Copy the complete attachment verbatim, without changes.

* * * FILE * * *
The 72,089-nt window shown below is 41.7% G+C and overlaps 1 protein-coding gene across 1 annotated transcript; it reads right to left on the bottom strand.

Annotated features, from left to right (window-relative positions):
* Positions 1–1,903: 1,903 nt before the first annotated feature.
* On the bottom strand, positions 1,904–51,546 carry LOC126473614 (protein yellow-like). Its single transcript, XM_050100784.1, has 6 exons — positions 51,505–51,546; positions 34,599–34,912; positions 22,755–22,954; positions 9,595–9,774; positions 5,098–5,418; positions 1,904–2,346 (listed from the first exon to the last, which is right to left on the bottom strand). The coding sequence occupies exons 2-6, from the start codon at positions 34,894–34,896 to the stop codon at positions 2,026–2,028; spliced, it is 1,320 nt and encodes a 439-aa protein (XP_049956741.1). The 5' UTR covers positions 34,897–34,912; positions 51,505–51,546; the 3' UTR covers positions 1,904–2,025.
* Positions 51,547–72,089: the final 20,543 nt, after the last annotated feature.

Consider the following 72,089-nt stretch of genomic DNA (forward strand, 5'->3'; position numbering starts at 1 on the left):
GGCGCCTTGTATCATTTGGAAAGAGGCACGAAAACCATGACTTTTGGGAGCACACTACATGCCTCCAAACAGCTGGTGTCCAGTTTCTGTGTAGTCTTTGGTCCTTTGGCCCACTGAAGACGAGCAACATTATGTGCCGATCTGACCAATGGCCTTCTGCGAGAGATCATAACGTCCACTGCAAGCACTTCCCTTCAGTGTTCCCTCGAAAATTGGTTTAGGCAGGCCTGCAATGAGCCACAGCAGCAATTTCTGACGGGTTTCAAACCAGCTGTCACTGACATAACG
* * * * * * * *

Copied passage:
The 72,089-nt window shown below is 41.7% G+C and overlaps 1 protein-coding gene across 1 annotated transcript; it reads right to left on the bottom strand.

Annotated features, from left to right (window-relative positions):
* Positions 1–1,903: 1,903 nt before the first annotated feature.
* On the bottom strand, positions 1,904–51,546 carry LOC126473614 (protein yellow-like). Its single transcript, XM_050100784.1, has 6 exons — positions 51,505–51,546; positions 34,599–34,912; positions 22,755–22,954; positions 9,595–9,774; positions 5,098–5,418; positions 1,904–2,346 (listed from the first exon to the last, which is right to left on the bottom strand). The coding sequence occupies exons 2-6, from the start codon at positions 34,894–34,896 to the stop codon at positions 2,026–2,028; spliced, it is 1,320 nt and encodes a 439-aa protein (XP_049956741.1). The 5' UTR covers positions 34,897–34,912; positions 51,505–51,546; the 3' UTR covers positions 1,904–2,025.
* Positions 51,547–72,089: the final 20,543 nt, after the last annotated feature.

Consider the following 72,089-nt stretch of genomic DNA (forward strand, 5'->3'; position numbering starts at 1 on the left):
GGCGCCTTGTATCATTTGGAAAGAGGCACGAAAACCATGACTTTTGGGAGCACACTACATGCCTCCAAACAGCTGGTGTCCAGTTTCTGTGTAGTCTTTGGTCCTTTGGCCCACTGAAGACGAGCAACATTATGTGCCGATCTGACCAATGGCCTTCTGCGAGAGATCATAACGTCCACTGCAAGCACTTCCCTTCAGTGTTCCCTCGAAAATTGGTTTAGGCAGGCCTGCAATGAGCCACAGCAGCAATTTCTGACGGGTTTCAAACCAGCTGTCACTGACATAACG